This has the benefit of having some level of attribution, and it does allow you to create several sub-teams within your organization. A company like HubSpot, that runs several large blogs with interrelated content, could publish content under names like The Marketing Team, The Outbound Team, and so on. It keeps a unified front while still giving attribution to teams.
Unfortunately, this is still zero name recognition or portfolio building for anyone. You lose some of the Google EAT score, and it's not useful for a user who might want to look up an author to see what else they've written.
The "admin" option specifically is also bad because it's the default WordPress gives you when you create a new site. This indicates that you haven't changed things in your WordPress configuration, which means there may be security holes or exploits a hacker could use to compromise your site. It's a minor thing, but it makes life easier for anyone attacking your business, and that's never a good thing.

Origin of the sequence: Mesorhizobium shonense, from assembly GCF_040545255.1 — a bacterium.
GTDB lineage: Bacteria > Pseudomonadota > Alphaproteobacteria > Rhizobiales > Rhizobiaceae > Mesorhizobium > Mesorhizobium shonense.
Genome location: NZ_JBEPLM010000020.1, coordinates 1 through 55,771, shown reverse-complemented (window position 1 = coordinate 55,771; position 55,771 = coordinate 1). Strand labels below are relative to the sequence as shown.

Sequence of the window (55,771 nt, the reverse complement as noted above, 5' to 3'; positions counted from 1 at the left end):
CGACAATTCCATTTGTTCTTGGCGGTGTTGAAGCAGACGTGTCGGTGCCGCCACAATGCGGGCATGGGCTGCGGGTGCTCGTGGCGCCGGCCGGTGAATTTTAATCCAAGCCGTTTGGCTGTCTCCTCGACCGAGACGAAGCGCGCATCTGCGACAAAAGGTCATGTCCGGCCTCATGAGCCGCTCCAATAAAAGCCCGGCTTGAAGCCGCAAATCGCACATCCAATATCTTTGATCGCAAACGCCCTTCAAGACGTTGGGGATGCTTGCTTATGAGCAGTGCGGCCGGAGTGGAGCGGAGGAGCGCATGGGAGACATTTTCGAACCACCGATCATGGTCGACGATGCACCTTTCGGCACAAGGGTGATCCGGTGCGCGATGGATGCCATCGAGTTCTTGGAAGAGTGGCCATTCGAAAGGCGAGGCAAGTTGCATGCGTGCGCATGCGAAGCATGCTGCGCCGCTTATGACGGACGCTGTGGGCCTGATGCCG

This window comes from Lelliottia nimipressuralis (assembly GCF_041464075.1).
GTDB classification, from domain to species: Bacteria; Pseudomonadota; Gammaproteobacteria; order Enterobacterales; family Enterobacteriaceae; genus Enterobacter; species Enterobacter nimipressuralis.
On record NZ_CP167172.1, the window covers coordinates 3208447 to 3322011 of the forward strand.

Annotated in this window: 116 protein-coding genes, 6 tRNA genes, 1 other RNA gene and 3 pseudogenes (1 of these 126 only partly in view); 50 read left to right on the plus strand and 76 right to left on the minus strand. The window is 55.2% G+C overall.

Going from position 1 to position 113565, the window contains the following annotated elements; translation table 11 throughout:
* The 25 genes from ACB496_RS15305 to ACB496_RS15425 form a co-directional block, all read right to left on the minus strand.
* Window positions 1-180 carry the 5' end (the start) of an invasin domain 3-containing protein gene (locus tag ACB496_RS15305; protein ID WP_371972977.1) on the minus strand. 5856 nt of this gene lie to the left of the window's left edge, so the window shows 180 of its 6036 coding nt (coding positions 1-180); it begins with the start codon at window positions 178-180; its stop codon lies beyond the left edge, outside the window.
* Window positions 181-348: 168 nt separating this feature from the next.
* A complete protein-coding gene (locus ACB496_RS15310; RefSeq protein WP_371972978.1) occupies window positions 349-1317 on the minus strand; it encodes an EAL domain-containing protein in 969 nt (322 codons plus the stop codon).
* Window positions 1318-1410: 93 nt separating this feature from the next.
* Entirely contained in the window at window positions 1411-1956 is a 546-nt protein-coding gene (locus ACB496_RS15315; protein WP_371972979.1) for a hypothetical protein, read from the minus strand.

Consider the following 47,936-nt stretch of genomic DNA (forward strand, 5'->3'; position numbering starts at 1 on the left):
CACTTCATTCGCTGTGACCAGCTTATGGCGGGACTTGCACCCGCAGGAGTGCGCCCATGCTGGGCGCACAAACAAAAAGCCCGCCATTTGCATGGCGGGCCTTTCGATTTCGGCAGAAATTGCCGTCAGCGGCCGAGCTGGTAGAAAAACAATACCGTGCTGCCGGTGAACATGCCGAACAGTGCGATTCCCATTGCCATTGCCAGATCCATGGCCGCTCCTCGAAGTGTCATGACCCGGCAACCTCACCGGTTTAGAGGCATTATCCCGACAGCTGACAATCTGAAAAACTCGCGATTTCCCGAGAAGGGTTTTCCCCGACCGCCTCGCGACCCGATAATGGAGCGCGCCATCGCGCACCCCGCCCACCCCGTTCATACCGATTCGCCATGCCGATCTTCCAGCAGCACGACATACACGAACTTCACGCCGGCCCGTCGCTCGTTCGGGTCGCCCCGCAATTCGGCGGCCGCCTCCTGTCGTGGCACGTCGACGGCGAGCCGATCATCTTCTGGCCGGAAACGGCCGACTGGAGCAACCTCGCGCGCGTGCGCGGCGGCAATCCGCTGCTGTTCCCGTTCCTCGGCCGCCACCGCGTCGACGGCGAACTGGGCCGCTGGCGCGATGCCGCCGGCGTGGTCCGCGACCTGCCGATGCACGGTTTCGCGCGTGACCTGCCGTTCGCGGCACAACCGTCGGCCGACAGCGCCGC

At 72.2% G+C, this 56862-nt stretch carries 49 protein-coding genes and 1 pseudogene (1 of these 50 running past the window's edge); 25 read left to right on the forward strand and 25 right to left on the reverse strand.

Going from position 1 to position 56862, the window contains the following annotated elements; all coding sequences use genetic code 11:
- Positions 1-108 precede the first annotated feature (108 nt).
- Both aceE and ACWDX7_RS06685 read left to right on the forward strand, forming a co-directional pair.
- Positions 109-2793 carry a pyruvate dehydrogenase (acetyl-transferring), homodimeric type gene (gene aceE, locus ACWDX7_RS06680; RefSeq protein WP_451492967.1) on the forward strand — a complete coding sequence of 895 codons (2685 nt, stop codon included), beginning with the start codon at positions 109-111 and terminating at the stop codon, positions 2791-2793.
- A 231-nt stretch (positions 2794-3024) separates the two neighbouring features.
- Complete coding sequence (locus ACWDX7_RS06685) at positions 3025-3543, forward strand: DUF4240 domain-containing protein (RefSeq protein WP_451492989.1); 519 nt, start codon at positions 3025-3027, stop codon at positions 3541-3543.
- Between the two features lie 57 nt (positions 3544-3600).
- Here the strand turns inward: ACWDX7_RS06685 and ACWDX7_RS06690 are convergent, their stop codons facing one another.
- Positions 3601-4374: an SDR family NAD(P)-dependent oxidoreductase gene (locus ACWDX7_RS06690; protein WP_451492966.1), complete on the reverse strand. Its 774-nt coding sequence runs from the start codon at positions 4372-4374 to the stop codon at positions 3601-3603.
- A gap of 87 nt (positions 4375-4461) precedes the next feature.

Option 2: CEO's Name
Attributing content to your CEO is one of the more common options I've seen among small and medium businesses. You get it a lot when the CEO is also an entrepreneur, and they may also be creating new businesses from time to time. Neil Patel is a prime example of this; he attributes content he pays to have ghostwritten to himself, and uses that position of thought leadership to position himself favorably when creating new businesses and new relationships.